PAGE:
It certainly takes courage. But I’m not afraid. I prefer to say I have respect.
Anna Schaffelhuber loves speed. On her monoski-bob she reaches up to 130 kilometers an hour on a downhill run and is thus only slightly slower than the best non-disabled alpine racers in the world. The Para Sportswoman of the Year 2016 is fascinated “by testing the limits skiing downhill”. She admits: “It certainly takes courage.” Sometimes she finds it difficult to throw herself down the steep slope in her monoski-bob. “But I’m not afraid. I prefer to say I have respect.” And that’s Important “in order to be able to assess the course correctly.”
A matter of trust – equipment
It is important to trust the equipment, in particular the ski-bob, which at 14 kilograms is the lightest ski-bob in the Para World Cup, but also the mono-ski, which is mounted under the apparatus. The ski must have a certain length and a minimum radius, and there are also regulations for the height of the binding plate. All this is checked before every race. By the way, Anna’s ski had previously been used by Olympic champion Mikaela Shiffrin as a training ski.
The ski-bob requires just as much tinkering. For Anna Schaffelhuber, there is no perfect equipment but only “perfect tuning”. Since 2012 she has been skiing on the same model with which she was so successful in Sochi and with which she has also started in Pyeongchang. The multiple paraplegic Paralympics winner Martin Braxenthaler developed the ski-bob but, says Anna Schaffelhuber, “it took two or three years before I could say that it now fits as perfectly as a shoe.”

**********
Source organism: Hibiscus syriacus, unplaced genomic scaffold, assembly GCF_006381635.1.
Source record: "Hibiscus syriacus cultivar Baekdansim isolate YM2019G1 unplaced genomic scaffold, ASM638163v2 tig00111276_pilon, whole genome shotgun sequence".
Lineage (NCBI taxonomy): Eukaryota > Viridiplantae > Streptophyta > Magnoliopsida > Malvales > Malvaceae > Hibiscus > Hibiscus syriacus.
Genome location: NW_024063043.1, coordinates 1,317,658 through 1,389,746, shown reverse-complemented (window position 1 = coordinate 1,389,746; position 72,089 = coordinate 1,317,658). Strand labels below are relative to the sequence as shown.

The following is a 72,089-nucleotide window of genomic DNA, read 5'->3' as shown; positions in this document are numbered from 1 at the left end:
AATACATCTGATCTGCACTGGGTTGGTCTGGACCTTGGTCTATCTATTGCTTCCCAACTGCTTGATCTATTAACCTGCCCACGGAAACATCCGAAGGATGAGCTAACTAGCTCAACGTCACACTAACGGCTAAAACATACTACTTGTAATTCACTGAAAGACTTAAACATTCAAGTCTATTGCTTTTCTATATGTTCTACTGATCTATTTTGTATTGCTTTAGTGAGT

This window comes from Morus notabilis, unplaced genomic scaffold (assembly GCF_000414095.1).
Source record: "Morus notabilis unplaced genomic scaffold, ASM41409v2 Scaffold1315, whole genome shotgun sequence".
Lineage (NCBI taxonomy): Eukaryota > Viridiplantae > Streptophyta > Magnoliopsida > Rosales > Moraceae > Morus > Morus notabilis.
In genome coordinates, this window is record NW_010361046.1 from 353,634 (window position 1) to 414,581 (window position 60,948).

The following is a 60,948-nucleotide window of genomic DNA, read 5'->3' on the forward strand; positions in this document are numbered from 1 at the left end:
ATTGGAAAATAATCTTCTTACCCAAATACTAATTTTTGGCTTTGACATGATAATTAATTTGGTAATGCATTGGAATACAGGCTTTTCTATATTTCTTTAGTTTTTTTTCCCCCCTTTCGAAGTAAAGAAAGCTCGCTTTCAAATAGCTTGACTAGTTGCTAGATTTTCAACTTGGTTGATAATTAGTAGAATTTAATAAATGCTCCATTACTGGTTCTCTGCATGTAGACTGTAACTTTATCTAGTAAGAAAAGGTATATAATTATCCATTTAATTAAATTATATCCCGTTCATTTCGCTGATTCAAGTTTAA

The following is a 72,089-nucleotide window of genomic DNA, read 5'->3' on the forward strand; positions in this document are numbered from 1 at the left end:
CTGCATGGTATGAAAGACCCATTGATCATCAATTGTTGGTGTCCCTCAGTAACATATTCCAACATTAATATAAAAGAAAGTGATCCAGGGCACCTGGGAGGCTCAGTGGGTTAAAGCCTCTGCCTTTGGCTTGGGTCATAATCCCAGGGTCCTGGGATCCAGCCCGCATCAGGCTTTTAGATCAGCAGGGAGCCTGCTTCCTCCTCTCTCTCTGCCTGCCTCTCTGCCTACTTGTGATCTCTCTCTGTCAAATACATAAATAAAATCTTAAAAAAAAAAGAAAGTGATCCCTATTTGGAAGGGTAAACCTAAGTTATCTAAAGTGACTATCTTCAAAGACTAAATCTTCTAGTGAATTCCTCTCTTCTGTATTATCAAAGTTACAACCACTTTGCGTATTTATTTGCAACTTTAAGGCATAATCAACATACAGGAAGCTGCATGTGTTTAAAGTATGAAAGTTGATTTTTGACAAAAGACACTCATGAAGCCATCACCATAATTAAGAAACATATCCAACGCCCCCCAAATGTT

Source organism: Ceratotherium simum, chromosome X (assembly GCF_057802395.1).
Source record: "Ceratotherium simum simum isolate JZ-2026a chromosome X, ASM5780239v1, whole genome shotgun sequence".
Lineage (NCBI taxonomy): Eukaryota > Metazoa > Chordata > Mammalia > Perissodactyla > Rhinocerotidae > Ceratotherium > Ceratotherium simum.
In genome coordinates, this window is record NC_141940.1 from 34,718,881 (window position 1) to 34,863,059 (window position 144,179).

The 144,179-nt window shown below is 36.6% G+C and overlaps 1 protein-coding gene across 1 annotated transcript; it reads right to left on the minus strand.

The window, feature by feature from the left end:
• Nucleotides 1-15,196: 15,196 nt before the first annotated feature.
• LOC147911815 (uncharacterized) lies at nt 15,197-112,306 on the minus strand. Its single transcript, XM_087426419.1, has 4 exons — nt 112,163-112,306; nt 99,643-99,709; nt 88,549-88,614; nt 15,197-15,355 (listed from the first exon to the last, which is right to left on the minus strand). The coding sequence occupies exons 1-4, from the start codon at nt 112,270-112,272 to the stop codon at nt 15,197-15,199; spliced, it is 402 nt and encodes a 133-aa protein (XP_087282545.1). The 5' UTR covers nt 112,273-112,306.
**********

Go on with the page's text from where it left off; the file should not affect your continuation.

She realized just how important the ski-bob was in 2009, half a year before her first Paralympics. She woke up one morning, aged 16, and found she could no longer walk with the aid of crutches, as accustomed. Neither could the doctors understand why, from one day to the next, she lost the residual function of her legs. Mentally processing this fact was as much of a challenge for Anna as the steepest pistes. Furthermore, her monoski-bob had to be modified, resulting in a different skiing experience, which she had to get used to in a short period of time.
Anna Schaffelhuber managed this and won her first medal in Vancouver, just as she had managed a lot in her life – with optimism and courage. Disability is not a problem for her, she just doesn’t like talking about it. “I have this physical condition just as others are taller or smaller. I can do everything, although some things just a bit differently,” she says. She pushes herself out of her monoski-bob with her strong upper arms, slides effortlessly into the adjacent wheelchair and makes her way swiftly to the ski room.
Individual sport equipment for use in the sit-skier sport class
- Individual parts
- Shell material
- Total weight
- 14 kg
- commercial alpine skis or standardized racing skis
- Weight carbon shell
- approx. 2 kg
- Top speeds
- approx. 130 km/h
- Costs of manufacture
- approx. € 14.000
Customized and the price of a small car: a monoski-bobs like the one used by Anna Schaffelhuber is a complex customized piece of equipment – catering perfectly to the disabled athlete’s needs. Ideally, such a bob compensates exactly for the disability so that the athlete can bring his or her strengths to the piste in the best possible way.